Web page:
help! which flooring for beach house?

Old 08-21-08, 10:31 AM
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help! which flooring for beach house?

we are at the end of our rope trying to decide which type of flooring to put into our small beach house. i have read so many blogs and forums and i've noticed both hardwood AND laminate seem to be recommended/not recommended almost equally! hardwood and engineered wood seem to be recommended for resale value, but selling our house down the road is not an issue. i also don't know if we want to have to refinish our floors every five or so (?) years. from what i've read, dropping something heavy on a hardwood floor as well as a laminate floor can cause marks or scratches on both. we don't want tile. we'd like something that is very low maintenance, as this is a second house and we have enough at home between kids and work to keep us so busy! how much do i have to worry about water damage? i hear that if a pipe bursts or something similar happens where the floor becomes submerged in water, the laminate will buckle, but wouldn't it also damage a hardwood or engineered hardwood floor too? my husband and i are hearing go for hardwood just as much as we are hearing go for laminate, and we are so confused and feel like we are not getting anywhere! we're even getting conflicting stories about the pros and cons of hardwood vs. laminate from employees of home depot, lowes and independent flooring stores! one employee said that his pergo laminate floor has withstood dogs and kids and he has it in his own house, while another employee said that hardwood is the way to go. can someone please help shed some light as to which would make more sense to get for our beach house? i walk by our beautiful samples of hardwood and wood-look laminate and cringe because we cannot decide. some of the laminates look quite like real wood, i have to say. thank you....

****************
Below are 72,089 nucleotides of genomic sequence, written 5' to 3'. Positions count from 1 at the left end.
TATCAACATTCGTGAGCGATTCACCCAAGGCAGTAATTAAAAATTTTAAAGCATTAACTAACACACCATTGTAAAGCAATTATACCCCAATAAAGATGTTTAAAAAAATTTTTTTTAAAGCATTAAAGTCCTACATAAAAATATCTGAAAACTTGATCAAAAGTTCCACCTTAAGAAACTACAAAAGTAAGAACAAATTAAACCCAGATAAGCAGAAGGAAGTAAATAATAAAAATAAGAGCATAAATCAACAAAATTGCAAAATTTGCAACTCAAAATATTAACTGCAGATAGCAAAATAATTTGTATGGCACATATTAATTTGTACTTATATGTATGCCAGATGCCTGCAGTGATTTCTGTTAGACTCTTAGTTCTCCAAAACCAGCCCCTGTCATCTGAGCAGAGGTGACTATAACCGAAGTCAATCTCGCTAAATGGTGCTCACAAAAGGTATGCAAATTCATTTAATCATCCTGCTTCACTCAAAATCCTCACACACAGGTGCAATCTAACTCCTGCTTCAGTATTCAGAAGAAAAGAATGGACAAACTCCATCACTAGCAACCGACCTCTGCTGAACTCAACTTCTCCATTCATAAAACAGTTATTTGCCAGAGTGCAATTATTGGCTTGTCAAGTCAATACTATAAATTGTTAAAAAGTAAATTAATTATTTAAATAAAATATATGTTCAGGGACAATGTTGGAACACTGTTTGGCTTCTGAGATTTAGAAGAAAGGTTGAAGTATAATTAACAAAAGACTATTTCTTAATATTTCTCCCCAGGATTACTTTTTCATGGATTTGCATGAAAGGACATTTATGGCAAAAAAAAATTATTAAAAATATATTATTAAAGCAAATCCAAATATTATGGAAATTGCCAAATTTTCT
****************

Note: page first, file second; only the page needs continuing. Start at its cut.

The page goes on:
Old 08-22-08, 09:14 AM
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Smile Go with wood

I have had hardwood floors in a beach house since 1972. Would never consider anything else. But I do know the pitfalls of laminate, including Pergo. I had Pergo installed for a business environment - it got wet from a bit of rain and buckled almost immediately. We luckily ripped it up and replaced it with wood within 2 weeks of the installation of the Pergo. Our winter home is 100 % hardwood and has lived through Hurricane Andrew.... The floor buckled in one place and the house was closed up for 6 days so the water had time to work its horrors. We had installed a floating floor and that turned out to be a wonderful decision. Also I have yet to see laminate wood look real enough to make it worth the money savings and so many people tell stories about a bit of hidden water causing irreparable damage. Laminate and wood laminate cannot hold up as well as wood when water gets in simply because of the structure of the manmade substrate vs. nature's wood fiber.
As for maintenance - we use polyurethane on the floors of our beach house and in 36 years of summer and partial winter use, including tons of sand being tracked through, we are only now thinking we might put another 2 coats of poly on the wood. We used a sealer, 2 thin coats of HIGH gloss poly which is more durable that satin finish and finally one coat of satin so remove that glassy look of high gloss. We continue to get oohs and aahs about those floors. The floors in our winter house which suffered from a hurricane were repaired easily, re-sanded and back in use as before.... Just run a dry mop over the floors to remove sand, grit, as you would any floor. You won't regret your decision to use solid hardwood!!!!!!

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